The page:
Tom Plumb discusses how technology is impacting the world we live in. Big data and the fourth industrial revolution are changing how everything is done.
When Patterns are Broken New Worlds Emerge
How is technology changing the world we live in?
That’s a very good question. Technology is changing patterns, and patterns, once they’re changed they don’t fall back together again. Tuli Kupferberg, the counterculturalist of the 1960s, once observed that when patterns are broken new worlds emerge. That’s what we’re seeing today, that you cannot have a value trap where you expect a reversion to historical relationships because by the time that happens those historical relationships don’t exist.
It seems things are changing very rapidly, faster than any time in history. How does that impact the way we do things?
I read recently that it took 70 years to lay a landline telephone communication in Britain, 50 years in the United States, 30 years in Japan, and 20 years in South Korea, but it’ll take only a year and a half to have mobile technology communication in any emerging market. This is causing an incredible disruption.
Big data and the fourth industrial revolution are changing how everything is done. When we look at the great companies of the last century, they standardized their product and then created brands and distribution, but today there is no standardization for you and I. It’s all personalized. It’s personalized because of the big data that’s there. This means that there are things and they’re all personally focused. If you think about finding a restaurant in a new city, it used to be that you would go to a chain because you knew what you were getting. Now you go to your phone and look at what’s available. Patterns are changing. They’ll never go back to where they were.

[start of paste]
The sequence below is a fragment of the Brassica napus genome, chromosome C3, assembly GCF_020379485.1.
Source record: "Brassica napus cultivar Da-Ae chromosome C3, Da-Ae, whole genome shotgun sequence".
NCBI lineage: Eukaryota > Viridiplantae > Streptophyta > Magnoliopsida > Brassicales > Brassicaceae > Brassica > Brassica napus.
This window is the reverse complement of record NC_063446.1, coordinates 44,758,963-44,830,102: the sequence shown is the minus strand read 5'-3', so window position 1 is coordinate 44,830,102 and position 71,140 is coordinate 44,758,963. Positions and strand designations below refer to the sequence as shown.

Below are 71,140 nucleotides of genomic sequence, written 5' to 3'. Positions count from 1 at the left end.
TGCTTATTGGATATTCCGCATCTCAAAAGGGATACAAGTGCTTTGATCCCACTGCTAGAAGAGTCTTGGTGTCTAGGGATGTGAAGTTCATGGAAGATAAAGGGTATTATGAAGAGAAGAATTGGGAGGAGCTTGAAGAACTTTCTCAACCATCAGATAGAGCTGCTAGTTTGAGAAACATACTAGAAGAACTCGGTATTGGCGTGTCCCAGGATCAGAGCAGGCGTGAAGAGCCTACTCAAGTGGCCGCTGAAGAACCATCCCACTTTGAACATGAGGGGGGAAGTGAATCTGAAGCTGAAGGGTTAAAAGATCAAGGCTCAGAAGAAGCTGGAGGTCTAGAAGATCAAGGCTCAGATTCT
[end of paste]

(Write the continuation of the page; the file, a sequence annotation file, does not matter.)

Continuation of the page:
What has changed in the way companies are reaching the consumer?
Back in the 1970s, Jack Welch in the heyday of General Electric, said that they had to be first to market – they had to be number one or number two in every market they served. Now what we’re seeing is there is not that advantage to being first to market. Sometimes it’s better off being the last to market with all the data and all the information that’s available to you. Everything is personalized today, and that’s why our branding is so much different.
Opinions expressed are those of the speaker as of May 2019 and are subject to change, are not intended to be a forecast of future events, a guarantee of future results, nor investment advice.
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